- By Levi Rickert
WASHINGTON — The U.S. Department of the Interior is planning to appeal the June 5 favorable federal district court ruling handed to the Mashpee Wampanoag Tribe in its battle with the Trump administration to retain its tribal land in trust.
On June 5, Judge Paul L. Friedman of the U.S. District Court for the District of Columbia ruled that the Department of Interior’s 2018 decision that the tribe was not under federal jurisdiction in 1934 was “arbitrary, capricious, an abuse of discretion and contrary to law.”
Mashpee Wampanoag Tribe Chairman Cedric Cromwell was notified late Friday afternoon of the Interior Department’s intention to appeal.
Cromwell calls the appeal a brazen move during the disproportionate impact that the COVID-19 pandemic has had on the Mashpee tribal community and the toll it's taken on the tribe’s resources.
“This action by the Secretary of the Interior shows contempt for the June 5th ruling in the District Court of D.C. Without providing the Tribe with any warning, and without providing justification or reasoning, the Secretary's action unfortunately is consistent with this Administration's constant failure to acknowledge or address the history of injustice against our Tribe and all Native Americans, and its utter lack of interest in protecting tribal lands,” Cromwell wrote in an update to his tribal citizens.
The appeal keeps the adversarial relationship between the Interior Department’s Indian Affairs and Indian Country alive. Leading national American Indian organizations and tribal officials throughout Indian Country view Indian Affairs’s stance as a serious threat to tribal sovereignty.
“The Secretary is out of step with Indian Country and with scores of both Democratic and Republican members of Congress who have called for the protection of our reservation. More to the point, the Secretary is out of step with the District Court's findings that the Department's actions against our aboriginal land are ‘arbitrary, capricious, an abuse of discretion, and contrary to law,’” Cromwell continued.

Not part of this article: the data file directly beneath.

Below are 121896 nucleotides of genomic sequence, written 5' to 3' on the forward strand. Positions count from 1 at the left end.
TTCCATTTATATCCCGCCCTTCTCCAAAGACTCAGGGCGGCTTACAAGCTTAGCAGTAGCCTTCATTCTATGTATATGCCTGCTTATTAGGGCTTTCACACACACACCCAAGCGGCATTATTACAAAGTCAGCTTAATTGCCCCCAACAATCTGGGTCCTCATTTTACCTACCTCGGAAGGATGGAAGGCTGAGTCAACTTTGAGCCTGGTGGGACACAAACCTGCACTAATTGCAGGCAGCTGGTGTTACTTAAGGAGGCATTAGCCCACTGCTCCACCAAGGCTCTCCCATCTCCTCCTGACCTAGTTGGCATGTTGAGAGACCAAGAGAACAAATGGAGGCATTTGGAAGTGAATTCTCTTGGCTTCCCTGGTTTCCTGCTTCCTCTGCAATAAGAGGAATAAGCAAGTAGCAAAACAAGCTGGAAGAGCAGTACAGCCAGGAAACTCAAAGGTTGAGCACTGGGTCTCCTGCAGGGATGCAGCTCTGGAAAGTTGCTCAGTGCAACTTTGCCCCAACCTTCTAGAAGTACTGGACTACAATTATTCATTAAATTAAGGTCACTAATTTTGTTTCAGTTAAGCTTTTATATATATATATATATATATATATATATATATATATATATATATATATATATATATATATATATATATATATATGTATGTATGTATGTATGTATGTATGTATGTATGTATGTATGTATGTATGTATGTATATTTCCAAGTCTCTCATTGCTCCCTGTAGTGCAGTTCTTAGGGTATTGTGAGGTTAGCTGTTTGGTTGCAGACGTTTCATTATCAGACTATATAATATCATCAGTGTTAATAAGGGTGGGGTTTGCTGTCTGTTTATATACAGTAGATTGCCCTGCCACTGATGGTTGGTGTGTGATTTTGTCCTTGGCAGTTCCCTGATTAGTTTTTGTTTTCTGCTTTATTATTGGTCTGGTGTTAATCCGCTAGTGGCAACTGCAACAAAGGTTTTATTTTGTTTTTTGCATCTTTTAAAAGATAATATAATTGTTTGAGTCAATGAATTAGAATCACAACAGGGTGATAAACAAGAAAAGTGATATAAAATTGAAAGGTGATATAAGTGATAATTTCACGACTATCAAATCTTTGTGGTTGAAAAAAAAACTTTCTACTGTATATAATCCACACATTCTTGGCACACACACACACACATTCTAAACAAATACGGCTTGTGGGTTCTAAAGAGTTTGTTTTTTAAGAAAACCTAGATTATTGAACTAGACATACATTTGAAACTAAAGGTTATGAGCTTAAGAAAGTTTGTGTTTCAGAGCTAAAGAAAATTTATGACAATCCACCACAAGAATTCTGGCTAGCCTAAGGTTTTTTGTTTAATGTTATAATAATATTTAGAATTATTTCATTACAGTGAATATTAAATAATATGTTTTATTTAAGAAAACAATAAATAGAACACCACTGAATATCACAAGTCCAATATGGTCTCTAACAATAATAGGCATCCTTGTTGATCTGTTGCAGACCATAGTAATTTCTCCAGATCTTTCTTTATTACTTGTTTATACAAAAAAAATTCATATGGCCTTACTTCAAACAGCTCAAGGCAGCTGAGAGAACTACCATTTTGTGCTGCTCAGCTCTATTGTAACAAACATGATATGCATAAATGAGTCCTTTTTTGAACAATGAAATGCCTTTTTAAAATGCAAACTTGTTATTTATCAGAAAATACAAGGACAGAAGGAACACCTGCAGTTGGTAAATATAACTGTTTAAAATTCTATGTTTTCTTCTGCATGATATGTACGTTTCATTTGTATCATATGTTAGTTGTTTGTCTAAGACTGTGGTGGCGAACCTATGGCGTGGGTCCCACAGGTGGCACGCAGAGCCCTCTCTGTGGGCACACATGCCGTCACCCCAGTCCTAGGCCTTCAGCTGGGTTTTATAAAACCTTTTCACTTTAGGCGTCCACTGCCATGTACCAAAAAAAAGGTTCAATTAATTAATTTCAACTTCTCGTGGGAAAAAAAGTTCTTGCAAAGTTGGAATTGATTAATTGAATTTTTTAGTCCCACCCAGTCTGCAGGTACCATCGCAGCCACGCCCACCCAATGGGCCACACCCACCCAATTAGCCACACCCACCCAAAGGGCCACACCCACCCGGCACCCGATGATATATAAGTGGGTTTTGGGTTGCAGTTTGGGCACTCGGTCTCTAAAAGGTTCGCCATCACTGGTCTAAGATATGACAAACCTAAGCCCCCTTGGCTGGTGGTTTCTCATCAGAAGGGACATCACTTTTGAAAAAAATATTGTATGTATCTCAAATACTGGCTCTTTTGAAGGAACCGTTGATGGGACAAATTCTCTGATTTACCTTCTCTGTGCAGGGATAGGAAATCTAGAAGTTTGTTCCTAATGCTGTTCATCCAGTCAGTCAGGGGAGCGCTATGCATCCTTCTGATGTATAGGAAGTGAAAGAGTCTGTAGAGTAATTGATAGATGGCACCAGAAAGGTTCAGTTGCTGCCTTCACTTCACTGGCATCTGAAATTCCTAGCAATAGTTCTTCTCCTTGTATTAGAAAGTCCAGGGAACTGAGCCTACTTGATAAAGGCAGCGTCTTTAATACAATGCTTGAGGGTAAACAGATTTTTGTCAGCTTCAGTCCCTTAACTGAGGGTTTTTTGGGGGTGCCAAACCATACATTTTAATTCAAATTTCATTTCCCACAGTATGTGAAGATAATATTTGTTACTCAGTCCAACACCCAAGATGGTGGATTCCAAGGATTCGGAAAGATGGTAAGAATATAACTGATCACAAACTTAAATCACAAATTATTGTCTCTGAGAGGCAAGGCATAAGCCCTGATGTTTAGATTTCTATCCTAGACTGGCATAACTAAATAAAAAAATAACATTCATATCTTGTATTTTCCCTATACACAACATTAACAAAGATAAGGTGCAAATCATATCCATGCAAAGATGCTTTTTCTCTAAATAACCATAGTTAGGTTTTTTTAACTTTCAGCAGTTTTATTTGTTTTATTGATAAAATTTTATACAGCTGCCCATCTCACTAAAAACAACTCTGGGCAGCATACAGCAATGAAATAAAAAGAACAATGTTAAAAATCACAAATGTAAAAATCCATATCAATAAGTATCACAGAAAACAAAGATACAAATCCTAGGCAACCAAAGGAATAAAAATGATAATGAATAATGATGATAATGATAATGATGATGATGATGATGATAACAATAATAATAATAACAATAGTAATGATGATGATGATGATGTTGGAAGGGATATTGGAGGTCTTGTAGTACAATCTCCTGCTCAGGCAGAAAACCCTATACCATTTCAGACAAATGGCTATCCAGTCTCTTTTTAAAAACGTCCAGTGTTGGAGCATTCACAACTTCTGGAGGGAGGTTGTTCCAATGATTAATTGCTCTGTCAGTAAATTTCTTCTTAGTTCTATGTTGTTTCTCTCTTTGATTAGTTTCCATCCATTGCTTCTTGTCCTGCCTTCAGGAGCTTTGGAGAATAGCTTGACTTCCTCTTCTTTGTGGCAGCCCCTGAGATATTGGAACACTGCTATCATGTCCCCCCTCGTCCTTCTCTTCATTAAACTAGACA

Friday’s announcement is reminiscent of Cromwell receiving a call on a Friday afternoon on Mar. 27, 2020 from a regional Bureau of Indian Affairs official telling him that Interior Secretary David Bernhardt wanted him to begin disestablishing the Mashpee reservation.
“A typical Trump administration move. They send evil Actions and news on a late Friday afternoon or early evening hoping the news won’t catch on. This is warfare against Indian Country. This is a truck colonizer ‘sneak up’ move. This behavior of the colonizer happened 400 years ago and here we are today,” Cromwell told Native News Online.
Cromwell is asking Indian Country to #StandWithMashpee.
The Department of the Interior’s Bureau of Indian Affairs could not be reached for comment.
More Stories Like ThisCatholic Priest Accuses Residential School Survivors of Lying About Abuse
“Tó éí iiná” Water Bottle Raises Funds for Navajo Nation
Indigenous womens’ fellowship aimed at ‘mending the gap’ between Native generations
Merle Sapulpa, Great-grandson of Chief Sapulpa, Passes Away
Navajo Nation Mourns Death of World War II Army and POW Veteran Thomas Lynch, Jr.
Native Perspective. Native Voices. Native News.
We launched Native News Online because the mainstream media often overlooks news that is important is Native people. We believe that everyone in Indian Country deserves equal access to news and commentary pertaining to them, their relatives and their communities. That's why the story you’ve just finished was free — and we want to keep it that way, for all readers. We hope you'll consider making a donation to support our efforts so that we can continue publishing more stories that make a difference to Native people, whether they live on or off the reservation. Your donation will help us keep producing quality journalism and elevating Indigenous voices. Any contribution of any amount — big or small — gives us a better, stronger future and allows us to remain a force for change. Donate to Native News Online today and support independent Indigenous journalism. Thank you.